This massive theme park attracts holidaymakers from far afield to its 'Five Worlds' (Far West, Mediterránia, Mexico, China, and Polynesia). There is now also a children's section with a Sesame Street theme. Visitors can be at the Great Wall of China one minute and at the ruins of Mayan Mexico the next, and meet some cowboys for a taste of the Far West before cooling off by jumping into the great lake from the summit of the Tutuki Splash Volcano. Popular attractions include the Sea Odyssey underwater adventure, the Stampida rollercoaster ride, and the Grand Canyon Rapids water ride. The Shambhala ride is one of the tallest and fastest ride in Europe. The park is part of a resort complex which also includes a water park, four hotels, and a convention centre. Apart from numerous rides and restaurants, there are many shows and entertainment options at PortAventura. It takes much more than a day to experience everything, particularly if you want to visit the water park as well (combination tickets are available), and many visitors opt to spend a night or two at the resort. Some of the snack kiosks and entertainment venues do close outside of the summer months.

Website:; Telephone: +34 977 779 090; Transport: Port Aventura has its own Renfe train station. Buses and coaches serve the park from Barcelona and nearby towns; Opening time: Daily from 10am to midnight (closes earlier in the off-season). Open on some weekends during winter and closed from 7 January to end of March; Admission: There are numerous ticket options and online specials which change frequently. Check the official website for details.

Tarragona © Provincial Government of Tarragona Tourism Board


The Costa Dorada's main city, Tarragona, has almost doubled in size during the last few decades, with its residential districts continually expanding around the beautiful medieval core. Tarragona, originally built on a rocky bluff, can trace its roots back to 218 BC, when it was founded by the ancient Romans as a military base. Impressive vestiges of its ancient past still remain in the form of ruins of the Roman amphitheatre, aqueduct, forum, and other buildings situated on the Paseo Arqueologico which lead to some panoramic viewpoints. A wide boulevard called the Rambla Nova represents the modern main street outside the old city walls. A popular outing for visitors is to explore the old harbour, known as El Serrallo, to watch the fishing boats arrive and auction their catch. As if all this wasn't enough, the city also sports some excellent beaches on its doorstep, including Playa Llarga, regarded as one of the biggest and best on the Catalonian coast. Among the many museums is an archaeological museum devoted to Roman antiquities; the Diocesan Museum displaying Gothic paintings, sculptures and tapestries; and a house museum detailing the life and career of renowned cellist, Pablo Casals.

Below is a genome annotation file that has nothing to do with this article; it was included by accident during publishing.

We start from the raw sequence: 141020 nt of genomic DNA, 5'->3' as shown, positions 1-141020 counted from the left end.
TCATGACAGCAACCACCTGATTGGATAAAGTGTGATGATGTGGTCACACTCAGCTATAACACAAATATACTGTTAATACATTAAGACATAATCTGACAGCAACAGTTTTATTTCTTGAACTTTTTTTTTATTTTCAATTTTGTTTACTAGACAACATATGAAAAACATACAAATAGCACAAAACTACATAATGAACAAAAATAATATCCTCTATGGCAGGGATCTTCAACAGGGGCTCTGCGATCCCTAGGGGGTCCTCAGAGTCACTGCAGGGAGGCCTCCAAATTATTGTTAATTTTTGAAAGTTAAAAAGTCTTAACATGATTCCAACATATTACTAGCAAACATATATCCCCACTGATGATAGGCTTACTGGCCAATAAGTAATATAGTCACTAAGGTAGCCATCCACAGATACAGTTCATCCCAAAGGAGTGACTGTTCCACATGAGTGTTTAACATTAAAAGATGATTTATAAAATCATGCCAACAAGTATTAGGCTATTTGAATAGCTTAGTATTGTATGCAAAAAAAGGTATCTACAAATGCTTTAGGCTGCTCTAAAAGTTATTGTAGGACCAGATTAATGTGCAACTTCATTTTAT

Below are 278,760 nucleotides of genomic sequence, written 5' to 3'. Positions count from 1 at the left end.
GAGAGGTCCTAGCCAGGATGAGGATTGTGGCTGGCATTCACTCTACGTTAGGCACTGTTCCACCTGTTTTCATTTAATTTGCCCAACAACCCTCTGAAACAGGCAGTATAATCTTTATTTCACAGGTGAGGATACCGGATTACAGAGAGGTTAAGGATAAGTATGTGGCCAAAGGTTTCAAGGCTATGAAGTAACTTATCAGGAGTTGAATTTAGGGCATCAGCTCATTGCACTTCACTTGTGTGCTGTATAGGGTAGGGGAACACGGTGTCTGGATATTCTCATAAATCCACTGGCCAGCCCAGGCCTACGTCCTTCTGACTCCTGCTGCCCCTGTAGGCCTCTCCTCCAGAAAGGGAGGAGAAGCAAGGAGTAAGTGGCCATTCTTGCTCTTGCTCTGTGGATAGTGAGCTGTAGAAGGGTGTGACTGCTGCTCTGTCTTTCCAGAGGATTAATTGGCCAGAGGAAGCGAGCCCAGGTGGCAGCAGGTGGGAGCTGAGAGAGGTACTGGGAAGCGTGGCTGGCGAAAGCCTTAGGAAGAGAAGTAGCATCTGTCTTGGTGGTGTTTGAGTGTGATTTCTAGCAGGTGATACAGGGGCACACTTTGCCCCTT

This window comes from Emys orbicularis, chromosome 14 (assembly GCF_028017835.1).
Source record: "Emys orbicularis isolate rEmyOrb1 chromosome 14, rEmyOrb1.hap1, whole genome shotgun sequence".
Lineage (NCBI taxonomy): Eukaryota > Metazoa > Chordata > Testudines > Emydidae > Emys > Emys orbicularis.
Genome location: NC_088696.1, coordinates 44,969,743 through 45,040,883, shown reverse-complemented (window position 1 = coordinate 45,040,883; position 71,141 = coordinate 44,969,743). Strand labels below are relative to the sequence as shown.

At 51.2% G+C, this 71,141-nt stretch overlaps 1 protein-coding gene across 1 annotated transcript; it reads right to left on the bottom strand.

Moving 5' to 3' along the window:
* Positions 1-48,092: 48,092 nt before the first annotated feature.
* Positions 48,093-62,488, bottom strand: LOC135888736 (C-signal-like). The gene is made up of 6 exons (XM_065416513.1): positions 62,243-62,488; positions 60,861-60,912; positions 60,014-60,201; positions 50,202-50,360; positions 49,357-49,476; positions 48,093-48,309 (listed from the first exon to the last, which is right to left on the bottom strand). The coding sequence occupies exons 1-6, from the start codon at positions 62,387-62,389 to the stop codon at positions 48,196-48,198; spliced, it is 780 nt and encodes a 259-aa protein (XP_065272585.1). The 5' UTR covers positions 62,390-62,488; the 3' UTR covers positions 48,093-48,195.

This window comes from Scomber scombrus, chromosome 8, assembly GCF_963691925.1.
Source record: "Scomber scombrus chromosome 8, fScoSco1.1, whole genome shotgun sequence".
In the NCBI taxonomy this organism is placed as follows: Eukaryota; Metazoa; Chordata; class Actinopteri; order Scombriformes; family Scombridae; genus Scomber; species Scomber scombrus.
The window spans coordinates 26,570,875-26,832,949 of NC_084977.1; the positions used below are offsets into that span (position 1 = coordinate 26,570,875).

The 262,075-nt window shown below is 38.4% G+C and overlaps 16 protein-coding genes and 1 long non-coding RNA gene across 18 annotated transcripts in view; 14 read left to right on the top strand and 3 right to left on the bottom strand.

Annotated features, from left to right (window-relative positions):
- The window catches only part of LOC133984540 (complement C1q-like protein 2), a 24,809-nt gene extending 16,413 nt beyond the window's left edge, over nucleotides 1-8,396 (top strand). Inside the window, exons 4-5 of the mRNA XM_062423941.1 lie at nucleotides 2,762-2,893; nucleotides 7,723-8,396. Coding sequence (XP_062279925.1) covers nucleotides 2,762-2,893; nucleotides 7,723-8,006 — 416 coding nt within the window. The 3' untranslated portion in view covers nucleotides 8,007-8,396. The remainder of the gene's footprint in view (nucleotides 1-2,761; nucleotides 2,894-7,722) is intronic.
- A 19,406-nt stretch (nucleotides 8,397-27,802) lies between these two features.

Travel Guide powered by Word Travels, copyright © 2020 Globe Media Ltd. All rights reserved. By its very nature much of the information in this guide is subject to change at short notice and travellers are urged to verify information on which they're relying with the relevant authorities. Neither Globe Media nor The Global Travel Group can accept any responsibility for any loss or inconvenience to any person as a result of information contained above.